Bibliography for: Williams, “Transformative Processes and New Global Narratives: Reimagining the Permanent Byzantine Galleries at Dumbarton Oaks”
Henry, Barbara and Kathleen McLean, eds. “How we visitors changed our museum. Transforming the Gallery of California Art at the Oakland Museum of California (Oakland Museum of California, 2010).”
A report outlining the change/renovation process for a non-medieval collection. What can we as curators, scholars, and students of medieval art take from this account about curatorial process and transformation when reimaginging permanent galleries?
Is it possible to conceive of a movement towards global narratives of medieval art without also thinking about (and critiquing) the larger institutional structures in which we operate? What can curators, scholars, and students of medieval art learn from the larger movement to “decolonize” museums?
Kirin, Asen. “Sacred Art, Secular Context,” in Sacred Art, Secular Context: Objects of Art from the Byzantine Collection of Dumbarton Oaks, Washington, D.C., ed. Asen Kirin (Athens, GA: Georgia Museum of Art, 2005), 13-21, esp. 17-19.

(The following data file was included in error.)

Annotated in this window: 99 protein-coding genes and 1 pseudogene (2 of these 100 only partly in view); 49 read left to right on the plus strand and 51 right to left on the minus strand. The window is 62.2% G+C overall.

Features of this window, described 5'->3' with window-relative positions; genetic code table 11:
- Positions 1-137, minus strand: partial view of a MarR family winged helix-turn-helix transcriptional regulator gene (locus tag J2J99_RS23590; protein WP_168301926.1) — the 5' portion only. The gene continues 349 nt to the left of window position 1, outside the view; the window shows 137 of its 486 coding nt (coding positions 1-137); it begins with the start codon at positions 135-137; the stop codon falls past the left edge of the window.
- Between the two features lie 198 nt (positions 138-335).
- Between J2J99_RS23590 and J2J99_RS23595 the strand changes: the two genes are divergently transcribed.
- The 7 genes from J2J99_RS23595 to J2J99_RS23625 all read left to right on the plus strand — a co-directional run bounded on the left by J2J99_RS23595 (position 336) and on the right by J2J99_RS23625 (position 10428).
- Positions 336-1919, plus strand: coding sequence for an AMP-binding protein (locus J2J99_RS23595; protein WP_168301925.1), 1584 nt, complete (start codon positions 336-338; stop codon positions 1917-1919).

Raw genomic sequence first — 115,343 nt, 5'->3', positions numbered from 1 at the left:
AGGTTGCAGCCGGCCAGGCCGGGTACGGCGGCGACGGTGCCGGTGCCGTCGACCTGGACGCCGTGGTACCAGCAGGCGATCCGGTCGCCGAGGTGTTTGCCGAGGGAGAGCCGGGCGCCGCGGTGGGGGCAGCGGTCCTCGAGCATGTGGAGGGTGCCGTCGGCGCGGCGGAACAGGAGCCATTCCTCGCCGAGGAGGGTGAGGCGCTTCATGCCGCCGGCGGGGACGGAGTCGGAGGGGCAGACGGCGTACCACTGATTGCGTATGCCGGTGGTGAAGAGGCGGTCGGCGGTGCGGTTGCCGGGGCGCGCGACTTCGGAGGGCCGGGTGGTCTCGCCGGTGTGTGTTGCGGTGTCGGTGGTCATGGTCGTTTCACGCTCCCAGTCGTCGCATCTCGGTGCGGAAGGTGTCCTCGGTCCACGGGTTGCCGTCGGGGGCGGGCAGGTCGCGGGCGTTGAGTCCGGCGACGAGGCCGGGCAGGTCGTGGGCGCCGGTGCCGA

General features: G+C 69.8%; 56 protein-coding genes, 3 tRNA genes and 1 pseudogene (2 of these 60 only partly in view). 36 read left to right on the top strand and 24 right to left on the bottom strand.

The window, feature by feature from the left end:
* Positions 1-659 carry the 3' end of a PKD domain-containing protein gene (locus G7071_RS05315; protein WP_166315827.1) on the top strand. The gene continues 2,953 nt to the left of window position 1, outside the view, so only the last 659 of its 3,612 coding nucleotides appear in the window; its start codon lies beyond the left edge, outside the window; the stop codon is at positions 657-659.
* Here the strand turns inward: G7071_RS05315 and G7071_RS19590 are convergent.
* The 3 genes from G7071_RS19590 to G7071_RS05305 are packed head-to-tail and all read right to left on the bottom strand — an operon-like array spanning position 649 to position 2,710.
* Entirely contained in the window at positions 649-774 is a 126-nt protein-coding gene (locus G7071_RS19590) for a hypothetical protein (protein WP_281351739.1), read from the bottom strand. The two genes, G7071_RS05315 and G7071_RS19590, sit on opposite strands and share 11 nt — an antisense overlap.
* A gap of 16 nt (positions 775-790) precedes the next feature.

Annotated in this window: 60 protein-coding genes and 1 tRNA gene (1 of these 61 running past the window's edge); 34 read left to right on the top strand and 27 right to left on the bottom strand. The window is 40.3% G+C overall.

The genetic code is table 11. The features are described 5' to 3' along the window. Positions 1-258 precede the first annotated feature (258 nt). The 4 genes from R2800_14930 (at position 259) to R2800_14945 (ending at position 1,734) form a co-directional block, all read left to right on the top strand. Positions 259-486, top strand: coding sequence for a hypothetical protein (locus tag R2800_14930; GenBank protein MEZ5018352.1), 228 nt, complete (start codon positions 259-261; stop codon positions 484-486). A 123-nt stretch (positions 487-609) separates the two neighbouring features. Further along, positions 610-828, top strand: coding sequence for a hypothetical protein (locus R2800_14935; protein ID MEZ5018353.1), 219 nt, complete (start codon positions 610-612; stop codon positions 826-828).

Useful introduction to Dumbarton Oaks holdings in Byzantine art that articulates the “DNA” of the collection and its display following a traditional, “decorative arts” narrative and provides solid background for Elizabeth Williams’ presentation.
How might this rigorous, thought-provoking contextualization and critique of curatorial/art historical practices behind the reinstallations of modern/contemporary permanent galleries help innovate our thinking around the display of medieval art?